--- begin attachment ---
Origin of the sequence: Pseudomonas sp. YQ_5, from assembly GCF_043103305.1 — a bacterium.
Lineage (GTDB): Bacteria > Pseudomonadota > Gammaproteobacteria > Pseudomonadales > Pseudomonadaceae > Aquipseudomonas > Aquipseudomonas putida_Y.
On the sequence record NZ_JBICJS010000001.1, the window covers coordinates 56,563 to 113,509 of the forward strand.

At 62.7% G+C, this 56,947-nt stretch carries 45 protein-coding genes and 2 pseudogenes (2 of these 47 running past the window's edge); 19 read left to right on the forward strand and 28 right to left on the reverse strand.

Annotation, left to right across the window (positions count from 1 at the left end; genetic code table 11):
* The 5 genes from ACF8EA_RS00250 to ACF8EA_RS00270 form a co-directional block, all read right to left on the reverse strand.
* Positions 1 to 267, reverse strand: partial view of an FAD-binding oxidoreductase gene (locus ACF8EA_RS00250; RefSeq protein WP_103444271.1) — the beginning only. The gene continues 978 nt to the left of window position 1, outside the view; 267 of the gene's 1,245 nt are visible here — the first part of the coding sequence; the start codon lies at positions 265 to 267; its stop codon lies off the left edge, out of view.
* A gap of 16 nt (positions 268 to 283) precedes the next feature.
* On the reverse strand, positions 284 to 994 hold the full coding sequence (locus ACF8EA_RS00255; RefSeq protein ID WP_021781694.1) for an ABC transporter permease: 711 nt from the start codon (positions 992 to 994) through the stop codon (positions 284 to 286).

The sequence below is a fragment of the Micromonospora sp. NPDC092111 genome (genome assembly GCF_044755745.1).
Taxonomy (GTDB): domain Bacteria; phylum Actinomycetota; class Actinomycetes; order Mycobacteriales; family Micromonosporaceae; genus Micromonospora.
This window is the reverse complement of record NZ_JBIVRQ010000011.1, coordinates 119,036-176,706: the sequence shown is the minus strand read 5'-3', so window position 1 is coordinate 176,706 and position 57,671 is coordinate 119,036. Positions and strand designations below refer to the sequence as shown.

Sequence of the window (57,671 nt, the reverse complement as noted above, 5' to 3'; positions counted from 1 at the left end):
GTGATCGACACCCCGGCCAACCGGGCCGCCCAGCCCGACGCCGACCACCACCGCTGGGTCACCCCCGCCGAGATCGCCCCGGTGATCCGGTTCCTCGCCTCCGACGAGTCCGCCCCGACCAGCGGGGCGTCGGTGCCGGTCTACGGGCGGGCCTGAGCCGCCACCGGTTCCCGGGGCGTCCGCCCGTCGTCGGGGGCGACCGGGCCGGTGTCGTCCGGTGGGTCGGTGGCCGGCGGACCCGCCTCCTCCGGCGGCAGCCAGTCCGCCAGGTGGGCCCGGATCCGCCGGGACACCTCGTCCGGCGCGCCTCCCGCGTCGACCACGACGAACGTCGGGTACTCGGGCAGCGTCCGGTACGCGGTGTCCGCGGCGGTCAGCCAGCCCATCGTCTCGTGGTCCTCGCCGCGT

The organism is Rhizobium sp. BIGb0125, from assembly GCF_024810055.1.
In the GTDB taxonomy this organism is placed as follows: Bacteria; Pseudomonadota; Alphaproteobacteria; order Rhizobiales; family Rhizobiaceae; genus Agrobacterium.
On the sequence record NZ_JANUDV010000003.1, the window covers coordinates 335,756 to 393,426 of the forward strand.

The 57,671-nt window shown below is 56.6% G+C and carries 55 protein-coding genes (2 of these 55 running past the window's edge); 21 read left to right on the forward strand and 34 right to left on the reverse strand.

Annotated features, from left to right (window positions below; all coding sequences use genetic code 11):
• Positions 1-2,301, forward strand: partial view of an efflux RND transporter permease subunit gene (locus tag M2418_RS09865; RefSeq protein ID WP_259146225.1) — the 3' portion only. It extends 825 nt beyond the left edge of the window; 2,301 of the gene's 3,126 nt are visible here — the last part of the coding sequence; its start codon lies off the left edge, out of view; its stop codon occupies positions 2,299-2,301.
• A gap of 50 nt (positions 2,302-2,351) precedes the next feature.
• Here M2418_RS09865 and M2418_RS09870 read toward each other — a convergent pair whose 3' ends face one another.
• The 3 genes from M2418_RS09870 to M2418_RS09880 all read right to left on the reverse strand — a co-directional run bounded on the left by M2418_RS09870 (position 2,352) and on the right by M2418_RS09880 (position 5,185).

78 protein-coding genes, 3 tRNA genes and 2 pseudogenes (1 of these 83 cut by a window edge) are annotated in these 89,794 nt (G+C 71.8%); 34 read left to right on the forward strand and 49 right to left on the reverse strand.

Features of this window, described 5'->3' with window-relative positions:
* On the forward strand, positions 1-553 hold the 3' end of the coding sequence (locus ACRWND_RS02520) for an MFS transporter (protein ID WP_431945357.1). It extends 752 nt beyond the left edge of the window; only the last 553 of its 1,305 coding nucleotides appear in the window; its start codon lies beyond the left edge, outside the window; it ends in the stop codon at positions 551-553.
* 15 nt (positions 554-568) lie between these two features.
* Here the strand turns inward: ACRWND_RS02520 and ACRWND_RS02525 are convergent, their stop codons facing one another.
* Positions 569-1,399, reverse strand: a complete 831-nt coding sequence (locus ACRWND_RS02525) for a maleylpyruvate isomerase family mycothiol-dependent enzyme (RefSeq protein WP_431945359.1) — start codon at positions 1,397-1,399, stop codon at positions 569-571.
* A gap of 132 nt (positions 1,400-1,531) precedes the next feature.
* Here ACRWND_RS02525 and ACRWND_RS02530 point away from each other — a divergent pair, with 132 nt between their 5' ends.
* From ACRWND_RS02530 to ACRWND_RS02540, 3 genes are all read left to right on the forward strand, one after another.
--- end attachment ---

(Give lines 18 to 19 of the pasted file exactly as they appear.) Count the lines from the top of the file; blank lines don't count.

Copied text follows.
The 57,671-nt window shown below is 56.6% G+C and carries 55 protein-coding genes (2 of these 55 running past the window's edge); 21 read left to right on the forward strand and 34 right to left on the reverse strand.

Annotated features, from left to right (window positions below; all coding sequences use genetic code 11):